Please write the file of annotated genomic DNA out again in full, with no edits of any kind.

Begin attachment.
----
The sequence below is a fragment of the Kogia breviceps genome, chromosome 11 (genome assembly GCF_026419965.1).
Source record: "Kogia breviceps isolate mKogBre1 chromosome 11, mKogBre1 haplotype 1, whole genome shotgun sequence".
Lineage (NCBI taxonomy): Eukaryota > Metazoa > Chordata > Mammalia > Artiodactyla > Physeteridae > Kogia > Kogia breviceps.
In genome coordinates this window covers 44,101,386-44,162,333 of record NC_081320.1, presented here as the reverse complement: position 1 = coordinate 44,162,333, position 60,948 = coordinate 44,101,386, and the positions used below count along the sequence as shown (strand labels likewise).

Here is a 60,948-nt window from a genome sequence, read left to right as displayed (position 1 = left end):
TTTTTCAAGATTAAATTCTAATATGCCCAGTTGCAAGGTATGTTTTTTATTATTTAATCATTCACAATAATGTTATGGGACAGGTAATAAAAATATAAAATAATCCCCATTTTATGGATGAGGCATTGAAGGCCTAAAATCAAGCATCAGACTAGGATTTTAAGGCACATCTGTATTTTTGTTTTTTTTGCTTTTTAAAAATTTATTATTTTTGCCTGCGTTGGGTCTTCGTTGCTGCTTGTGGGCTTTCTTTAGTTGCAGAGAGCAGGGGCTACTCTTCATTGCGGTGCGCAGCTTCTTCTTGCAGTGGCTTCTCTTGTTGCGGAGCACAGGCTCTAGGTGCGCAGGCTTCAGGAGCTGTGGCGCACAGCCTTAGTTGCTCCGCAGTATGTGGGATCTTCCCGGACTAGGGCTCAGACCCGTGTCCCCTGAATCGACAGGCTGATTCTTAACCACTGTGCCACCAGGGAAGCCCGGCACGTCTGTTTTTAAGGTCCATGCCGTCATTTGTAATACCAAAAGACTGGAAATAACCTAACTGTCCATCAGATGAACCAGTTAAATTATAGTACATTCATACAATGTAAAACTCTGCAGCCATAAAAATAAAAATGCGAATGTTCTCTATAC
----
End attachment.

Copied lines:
The sequence below is a fragment of the Kogia breviceps genome, chromosome 11 (genome assembly GCF_026419965.1).
Source record: "Kogia breviceps isolate mKogBre1 chromosome 11, mKogBre1 haplotype 1, whole genome shotgun sequence".
Lineage (NCBI taxonomy): Eukaryota > Metazoa > Chordata > Mammalia > Artiodactyla > Physeteridae > Kogia > Kogia breviceps.
In genome coordinates this window covers 44,101,386-44,162,333 of record NC_081320.1, presented here as the reverse complement: position 1 = coordinate 44,162,333, position 60,948 = coordinate 44,101,386, and the positions used below count along the sequence as shown (strand labels likewise).

Here is a 60,948-nt window from a genome sequence, read left to right as displayed (position 1 = left end):
TTTTTCAAGATTAAATTCTAATATGCCCAGTTGCAAGGTATGTTTTTTATTATTTAATCATTCACAATAATGTTATGGGACAGGTAATAAAAATATAAAATAATCCCCATTTTATGGATGAGGCATTGAAGGCCTAAAATCAAGCATCAGACTAGGATTTTAAGGCACATCTGTATTTTTGTTTTTTTTGCTTTTTAAAAATTTATTATTTTTGCCTGCGTTGGGTCTTCGTTGCTGCTTGTGGGCTTTCTTTAGTTGCAGAGAGCAGGGGCTACTCTTCATTGCGGTGCGCAGCTTCTTCTTGCAGTGGCTTCTCTTGTTGCGGAGCACAGGCTCTAGGTGCGCAGGCTTCAGGAGCTGTGGCGCACAGCCTTAGTTGCTCCGCAGTATGTGGGATCTTCCCGGACTAGGGCTCAGACCCGTGTCCCCTGAATCGACAGGCTGATTCTTAACCACTGTGCCACCAGGGAAGCCCGGCACGTCTGTTTTTAAGGTCCATGCCGTCATTTGTAATACCAAAAGACTGGAAATAACCTAACTGTCCATCAGATGAACCAGTTAAATTATAGTACATTCATACAATGTAAAACTCTGCAGCCATAAAAATAAAAATGCGAATGTTCTCTATAC